Quote# 39037

[In response to an article about the duck-billed platapus]

Some commentators debate whether this research has anything to do with proving evolution to be true. That's not the case. Evolution is assumed at the outset and thus the study's authors believe the DNA shows something about mammalian ancestry. But from a neutral standpoint all the study reveals is that genotype and phenotype are closely linked. In fact, the presence of features from mammals and reptiles in the same highly specialised animal is not easily explained with common ancestry although an explanation might not be impossible. Evolutionists should concede that point.

cmontagne1, Washington Post comments 29 Comments [5/10/2008 4:15:25 PM]
Fundie Index: 0
Submitted By: Eric the Blue

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Honker Muddlefoot

Know what? In isolation, that's a good, well-considered point. In light of the massive body of evidence that exists for evolution, however, it feels like a grasping at straws, or almost willful blindness to the facts.

5/10/2008 4:19:41 PM

Dark_Lord_Prime

@Honker: or almost willful blindness to the facts.


Almost??

5/10/2008 4:20:49 PM

cyborgtroy

AAAH

The biology words r confuzing meh

No comment!

5/10/2008 4:31:12 PM

Dinomancer

Actually, the presence of features from both reptiles and mammals proves nothing but common ancestry in any rational world.

Not to blow your arguement out of the water, but there you go.

5/10/2008 4:36:26 PM

cool cats

No matter how many facts you provide to meet the fundie's demand for evidence, they will never accept evolution as true. Why do they bother demanding it in the first place?

5/10/2008 4:36:32 PM

Bryan65

And today's 'Soreass Award' goes to...

5/10/2008 4:45:19 PM

solomongrundy

Eh? So genotype and phenotype are closely linked?

Bollocks, that's just Lamarckism, discredited in the nineteenth century.

Putting long words into your case does not make it any less laughable.

>8-(

5/10/2008 4:47:01 PM

Vampirehummingbird

the closest relative of the platapus is the echidna, also a monotreme. Monotremes are extinct everywhere except for these two Australian species.

5/10/2008 5:36:41 PM

joe schmoe

cmontagne1 is the closest relative to the platapus.

5/10/2008 5:45:22 PM

onions

put down the thesaurus and actually LEARN YOU SOME

5/10/2008 5:49:06 PM

Papabear

Honker Muddlefoot -- Exactly!


5/10/2008 5:52:36 PM

aaa

You know what yer talking about?

5/10/2008 6:04:39 PM

John

If genotype and phenotype were truly closely linked, that might be a good argument for special creation. The problem is, they aren't. Genotypes are loaded with artifacts that no longer have any function in one organism but do in related organisms. An example is the presence of non-functional genes for color vision opsins in dogs.

5/10/2008 6:13:06 PM

Red Dragon Disciple

Mammals evolved from reptiles, lol.

5/10/2008 6:13:15 PM

Aethernaut

Uh, I'm no biologist but wouldn't the presence of mammalian, avian, and reptilian features in a single creature's DNA in fact lend evidence to common descent?

5/10/2008 6:26:03 PM



There was a team in an Australian soccer league called the Platypuses. The players were funny looking.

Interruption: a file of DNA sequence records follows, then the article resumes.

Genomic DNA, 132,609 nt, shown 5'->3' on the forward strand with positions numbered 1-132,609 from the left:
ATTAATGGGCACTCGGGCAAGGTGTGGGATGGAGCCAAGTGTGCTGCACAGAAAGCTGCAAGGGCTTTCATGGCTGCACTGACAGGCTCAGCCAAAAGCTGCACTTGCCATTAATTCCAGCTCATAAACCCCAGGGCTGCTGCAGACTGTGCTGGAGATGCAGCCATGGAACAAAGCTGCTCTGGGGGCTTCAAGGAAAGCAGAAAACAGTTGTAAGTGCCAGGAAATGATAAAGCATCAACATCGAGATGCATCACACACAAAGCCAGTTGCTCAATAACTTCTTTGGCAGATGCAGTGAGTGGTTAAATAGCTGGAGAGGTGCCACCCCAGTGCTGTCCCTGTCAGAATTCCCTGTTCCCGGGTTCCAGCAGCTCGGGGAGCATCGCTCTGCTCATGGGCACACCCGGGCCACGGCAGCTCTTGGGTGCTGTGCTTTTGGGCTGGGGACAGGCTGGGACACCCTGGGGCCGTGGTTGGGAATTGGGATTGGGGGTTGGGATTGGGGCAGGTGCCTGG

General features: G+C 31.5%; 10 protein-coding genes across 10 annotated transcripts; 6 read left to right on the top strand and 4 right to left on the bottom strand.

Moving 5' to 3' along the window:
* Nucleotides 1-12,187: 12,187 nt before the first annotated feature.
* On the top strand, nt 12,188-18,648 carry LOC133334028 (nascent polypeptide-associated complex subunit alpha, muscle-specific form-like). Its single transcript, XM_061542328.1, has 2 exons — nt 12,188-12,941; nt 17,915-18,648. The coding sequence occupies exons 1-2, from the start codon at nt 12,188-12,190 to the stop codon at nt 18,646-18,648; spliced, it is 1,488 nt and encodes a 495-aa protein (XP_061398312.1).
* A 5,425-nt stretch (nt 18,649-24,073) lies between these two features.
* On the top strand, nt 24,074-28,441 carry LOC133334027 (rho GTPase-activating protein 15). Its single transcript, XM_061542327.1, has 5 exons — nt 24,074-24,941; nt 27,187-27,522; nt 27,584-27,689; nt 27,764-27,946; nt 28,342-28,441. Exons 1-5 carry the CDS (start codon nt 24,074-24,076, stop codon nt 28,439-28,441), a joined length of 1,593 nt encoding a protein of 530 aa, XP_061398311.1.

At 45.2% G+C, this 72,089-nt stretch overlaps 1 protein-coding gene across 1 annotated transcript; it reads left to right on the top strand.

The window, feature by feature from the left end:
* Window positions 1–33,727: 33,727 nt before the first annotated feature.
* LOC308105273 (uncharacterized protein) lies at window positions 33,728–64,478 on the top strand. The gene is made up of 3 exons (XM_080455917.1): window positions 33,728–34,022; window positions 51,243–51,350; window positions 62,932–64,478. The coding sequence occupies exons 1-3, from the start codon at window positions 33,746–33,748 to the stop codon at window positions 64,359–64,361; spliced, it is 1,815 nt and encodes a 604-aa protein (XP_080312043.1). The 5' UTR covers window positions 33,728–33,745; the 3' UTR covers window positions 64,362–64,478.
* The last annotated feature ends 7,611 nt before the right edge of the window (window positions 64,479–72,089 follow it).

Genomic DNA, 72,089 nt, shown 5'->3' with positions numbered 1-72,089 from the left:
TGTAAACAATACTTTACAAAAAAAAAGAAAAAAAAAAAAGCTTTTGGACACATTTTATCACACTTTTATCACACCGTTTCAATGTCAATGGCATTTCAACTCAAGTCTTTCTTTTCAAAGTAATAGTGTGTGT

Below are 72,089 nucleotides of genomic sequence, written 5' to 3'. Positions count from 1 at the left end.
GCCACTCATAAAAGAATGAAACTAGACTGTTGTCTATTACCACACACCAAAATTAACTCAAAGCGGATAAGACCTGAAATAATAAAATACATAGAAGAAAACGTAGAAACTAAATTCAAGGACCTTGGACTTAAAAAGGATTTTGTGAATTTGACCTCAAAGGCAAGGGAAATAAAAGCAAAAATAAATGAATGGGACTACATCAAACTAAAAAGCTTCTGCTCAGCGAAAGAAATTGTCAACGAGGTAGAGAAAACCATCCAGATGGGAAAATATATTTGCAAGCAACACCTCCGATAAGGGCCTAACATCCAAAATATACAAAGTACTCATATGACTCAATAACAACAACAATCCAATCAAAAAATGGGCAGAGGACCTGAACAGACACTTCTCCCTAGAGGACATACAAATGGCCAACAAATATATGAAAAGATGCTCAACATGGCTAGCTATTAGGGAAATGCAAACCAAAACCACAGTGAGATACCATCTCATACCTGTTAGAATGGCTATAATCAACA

5/10/2008 6:28:31 PM

HeathenAngel

*falls over giggling at Dinomancer's nonchalance*

5/10/2008 7:19:05 PM



Two thousand pigs flying make more sense than what you've said, no matter how many scientific words you don't seem to know what they mean you've used.

5/10/2008 7:21:52 PM

Dinomancer

@HeathenAngel

I do try. :)

5/10/2008 7:28:30 PM

Alcari

Wow, that's a sucky article. Of course, what can you expect from a newspaper? Of course, even with better interpretation, some people just refuse to see the facts.

Better article:
http://scienceblogs.com/pharyngula/2008/05/the_platypus_genome.php

5/10/2008 8:07:40 PM

John

@Aethernaut: ... wouldn't the presence of mammalian, avian, and reptilian features in a single creature's DNA in fact lend evidence to common descent?

They didn't find any avian features in the DNA. The "duck bill" just looks a bit like a duck's bill - it has no structural relationship to one. That would be a blow to the ToE.

5/10/2008 9:44:59 PM

Mister Spak

Some fundtards debate whether research has anything to do with understanding reality. That's not the case. Evolution is supported by massive amounts of evidence and thus the study's authors don't spend their lab time proving the sky is blue or the earth is round or some similar theory. But from a neutral standpoint all the study reveals is that genotype and phenotype are closely linked. In fact, the presence of features from mammals and reptiles in the same highly specialised animal is most easily explained with common ancestry although fundies endlessly dispute the obvious. Creationists should concede that point.

Fixed.

5/10/2008 10:43:33 PM

Dinomancer

@John

It wouldn't be much of a blow, it would just mean the platapus had been placed in the wrong order and/or phylum. Considering the ad hoc nature of taxa up until about fifty years ago (and even now) that is no big deal at all.

5/10/2008 10:44:57 PM

Aethernaut

@John: They didn't find any avian features in the DNA.

Uh, actually, they did which was one of the surprises. The genes that determine the sex of the animal are similar to birds. I'd read it in a couple of different places since that story came out, that's why I mentioned it.

Mammal-lizard-bird, which is pretty awesome!

5/10/2008 11:17:13 PM

Falconer

FAIL.

5/11/2008 2:23:12 AM

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